Saturday, April 28, 2018

A to Z - All Things Writing: You Know What You Mean

Welcome to the Blogging A to Z Challenge, where, this month, I'll be focusing on all things writing. This may be a random jumping around of topics within my theme, but hopefully something somewhere will be useful to someone. (V is for vague - see that last sentence.) Check out all the participants here . Now, lets get on with today's letter.

Y is for You Know What You Mean

The biggest issues many writers have is getting what is in their head onto the page. You know what you mean. You know your story and your characters. We've already covered how beta readers and critique groups can help point these areas out. But you can find some of them too.

The best way to do that is to give yourself some time away from your story so that you can approach it with fresh eyes. It's tempting to churn out a draft, tweak it with a few edits and toss it out into the world but your story could be so much better if you give it a little time to age and grow.

So finish you story and put it away. Go write something else. Be that a short story, a few short stories, another entire novel or edit another novel. The point is to get your mind working on something entirely different. When you're ready, be that weeks, months, or however much longer, read your story as if you've never read it before.

You might be surprised at what parts you enjoy and what you find yourself skimming over. Or what you thought you had explained that now you're wondering about. Maybe you don't remember what all the characters looked like or how they were involved with one another from the notes you had on paper or in your head that never really made into the story. Wasn't there backstory on a character? I swear this scene was going somewhere important, but I can't remember why I kept it. Guess what? You can do something about all of that. Put those things into the story.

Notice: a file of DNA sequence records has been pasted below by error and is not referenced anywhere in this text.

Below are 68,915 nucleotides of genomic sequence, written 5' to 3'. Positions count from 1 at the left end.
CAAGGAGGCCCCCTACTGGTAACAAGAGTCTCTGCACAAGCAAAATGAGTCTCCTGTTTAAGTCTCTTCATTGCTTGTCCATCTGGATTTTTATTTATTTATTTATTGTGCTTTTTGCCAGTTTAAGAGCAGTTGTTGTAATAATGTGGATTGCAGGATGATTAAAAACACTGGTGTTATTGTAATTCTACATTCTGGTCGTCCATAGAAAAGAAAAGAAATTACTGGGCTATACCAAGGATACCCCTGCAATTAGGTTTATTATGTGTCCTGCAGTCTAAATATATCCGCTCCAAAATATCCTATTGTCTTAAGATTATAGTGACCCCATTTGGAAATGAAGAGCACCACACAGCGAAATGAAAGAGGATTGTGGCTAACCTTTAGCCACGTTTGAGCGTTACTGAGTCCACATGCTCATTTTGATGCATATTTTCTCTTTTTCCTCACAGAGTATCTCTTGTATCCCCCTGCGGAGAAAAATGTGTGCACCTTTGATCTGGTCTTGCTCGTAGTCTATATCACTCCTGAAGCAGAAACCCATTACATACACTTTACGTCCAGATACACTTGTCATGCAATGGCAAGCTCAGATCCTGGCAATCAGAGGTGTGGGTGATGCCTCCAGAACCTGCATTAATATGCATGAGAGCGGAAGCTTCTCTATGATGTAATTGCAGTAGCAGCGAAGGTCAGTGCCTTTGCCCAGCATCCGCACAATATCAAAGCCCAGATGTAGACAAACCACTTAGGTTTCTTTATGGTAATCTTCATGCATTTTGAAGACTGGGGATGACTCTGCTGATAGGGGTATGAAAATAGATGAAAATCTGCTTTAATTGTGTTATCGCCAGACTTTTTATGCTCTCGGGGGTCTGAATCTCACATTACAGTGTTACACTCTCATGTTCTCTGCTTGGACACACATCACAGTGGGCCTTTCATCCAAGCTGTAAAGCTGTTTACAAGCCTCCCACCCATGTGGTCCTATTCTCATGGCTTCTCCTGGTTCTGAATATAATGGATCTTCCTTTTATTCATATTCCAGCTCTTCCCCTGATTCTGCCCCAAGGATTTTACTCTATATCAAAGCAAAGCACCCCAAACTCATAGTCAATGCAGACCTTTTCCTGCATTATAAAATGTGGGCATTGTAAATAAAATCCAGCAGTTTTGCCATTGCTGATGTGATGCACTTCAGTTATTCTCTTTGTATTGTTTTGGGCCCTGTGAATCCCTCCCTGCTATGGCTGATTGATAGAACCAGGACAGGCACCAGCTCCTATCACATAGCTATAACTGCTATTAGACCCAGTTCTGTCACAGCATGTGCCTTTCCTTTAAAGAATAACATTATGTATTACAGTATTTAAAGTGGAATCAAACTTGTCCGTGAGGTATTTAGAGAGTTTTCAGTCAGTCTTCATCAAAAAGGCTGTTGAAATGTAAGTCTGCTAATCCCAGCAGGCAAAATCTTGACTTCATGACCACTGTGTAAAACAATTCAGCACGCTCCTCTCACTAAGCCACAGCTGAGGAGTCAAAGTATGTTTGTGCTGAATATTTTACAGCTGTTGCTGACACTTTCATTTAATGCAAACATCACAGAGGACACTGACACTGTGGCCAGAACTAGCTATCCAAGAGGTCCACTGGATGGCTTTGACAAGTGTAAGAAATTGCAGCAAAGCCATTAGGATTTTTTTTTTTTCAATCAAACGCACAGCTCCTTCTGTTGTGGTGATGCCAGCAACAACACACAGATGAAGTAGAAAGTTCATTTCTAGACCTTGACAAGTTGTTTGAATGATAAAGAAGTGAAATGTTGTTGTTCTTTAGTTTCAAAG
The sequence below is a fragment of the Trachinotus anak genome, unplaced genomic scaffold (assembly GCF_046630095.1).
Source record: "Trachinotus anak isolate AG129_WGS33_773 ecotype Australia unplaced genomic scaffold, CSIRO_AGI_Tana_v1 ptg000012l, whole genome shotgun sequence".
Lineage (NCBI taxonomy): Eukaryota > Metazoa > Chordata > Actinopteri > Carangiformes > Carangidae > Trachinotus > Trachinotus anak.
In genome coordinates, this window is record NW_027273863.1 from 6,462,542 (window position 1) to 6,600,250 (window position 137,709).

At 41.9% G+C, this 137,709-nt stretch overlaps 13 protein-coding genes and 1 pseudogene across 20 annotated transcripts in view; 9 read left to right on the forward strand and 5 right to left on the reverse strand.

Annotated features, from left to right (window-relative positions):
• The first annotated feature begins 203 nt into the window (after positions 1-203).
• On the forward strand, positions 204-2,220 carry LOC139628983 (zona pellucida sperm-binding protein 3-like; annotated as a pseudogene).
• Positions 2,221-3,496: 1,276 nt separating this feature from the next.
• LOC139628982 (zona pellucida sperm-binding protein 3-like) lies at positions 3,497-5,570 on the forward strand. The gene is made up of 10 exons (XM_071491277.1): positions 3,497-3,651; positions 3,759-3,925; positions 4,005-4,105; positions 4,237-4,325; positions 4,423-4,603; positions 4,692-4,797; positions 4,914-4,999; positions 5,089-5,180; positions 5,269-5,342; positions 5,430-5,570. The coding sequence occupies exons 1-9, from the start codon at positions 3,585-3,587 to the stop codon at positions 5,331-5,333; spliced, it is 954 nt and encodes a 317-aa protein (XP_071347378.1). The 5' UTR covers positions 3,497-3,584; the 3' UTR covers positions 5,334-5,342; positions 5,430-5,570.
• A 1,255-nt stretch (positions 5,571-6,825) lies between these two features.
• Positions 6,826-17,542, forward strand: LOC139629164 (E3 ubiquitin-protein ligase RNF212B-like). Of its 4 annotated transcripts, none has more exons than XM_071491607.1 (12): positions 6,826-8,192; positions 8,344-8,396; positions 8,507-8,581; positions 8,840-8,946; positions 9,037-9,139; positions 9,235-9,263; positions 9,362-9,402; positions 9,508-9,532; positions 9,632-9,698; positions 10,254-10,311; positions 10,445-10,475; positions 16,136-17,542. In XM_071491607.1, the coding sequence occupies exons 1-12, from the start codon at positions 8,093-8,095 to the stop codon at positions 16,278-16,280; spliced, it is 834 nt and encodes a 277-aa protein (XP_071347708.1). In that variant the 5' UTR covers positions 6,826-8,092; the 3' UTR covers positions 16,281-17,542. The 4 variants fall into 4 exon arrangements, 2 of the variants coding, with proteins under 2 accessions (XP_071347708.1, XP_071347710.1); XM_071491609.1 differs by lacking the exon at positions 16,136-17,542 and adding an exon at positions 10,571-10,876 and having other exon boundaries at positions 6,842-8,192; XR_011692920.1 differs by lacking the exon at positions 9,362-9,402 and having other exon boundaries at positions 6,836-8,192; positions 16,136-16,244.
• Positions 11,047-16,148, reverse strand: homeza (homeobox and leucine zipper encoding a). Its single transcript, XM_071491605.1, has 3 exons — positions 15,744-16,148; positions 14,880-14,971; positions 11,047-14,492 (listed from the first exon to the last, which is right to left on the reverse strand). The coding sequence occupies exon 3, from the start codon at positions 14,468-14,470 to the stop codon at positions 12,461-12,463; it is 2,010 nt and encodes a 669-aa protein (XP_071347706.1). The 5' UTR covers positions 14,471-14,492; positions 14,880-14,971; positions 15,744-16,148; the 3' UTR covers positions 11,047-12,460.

Read that story aloud, either yourself or have your computer read it for you. You'll probably find missing words that you swear where there because you know what you mean.

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Prefer paperback? The print book goes live on April 20. Reviews are always appreciated.


  1. Approach it with fresh eyes. That's what I ddi with the memoir.

  2. Hi Jean - how true and I'm sure I should do more ... cheers Hilary

  3. This is very good advice. I feel like having parallel writing projects makes all of them go a little easier :)

    The Multicolored Diary: Weird Things in Hungarian Folktales

  4. I have no problem staying away from my writing, in fact, I do it on a regular basis. sometimes it really is hard to stop and work on other things, you really do need a clear head to fully get your story together. & you're right, sometimes we miss things if we know the story too well.

    have a lovely day.


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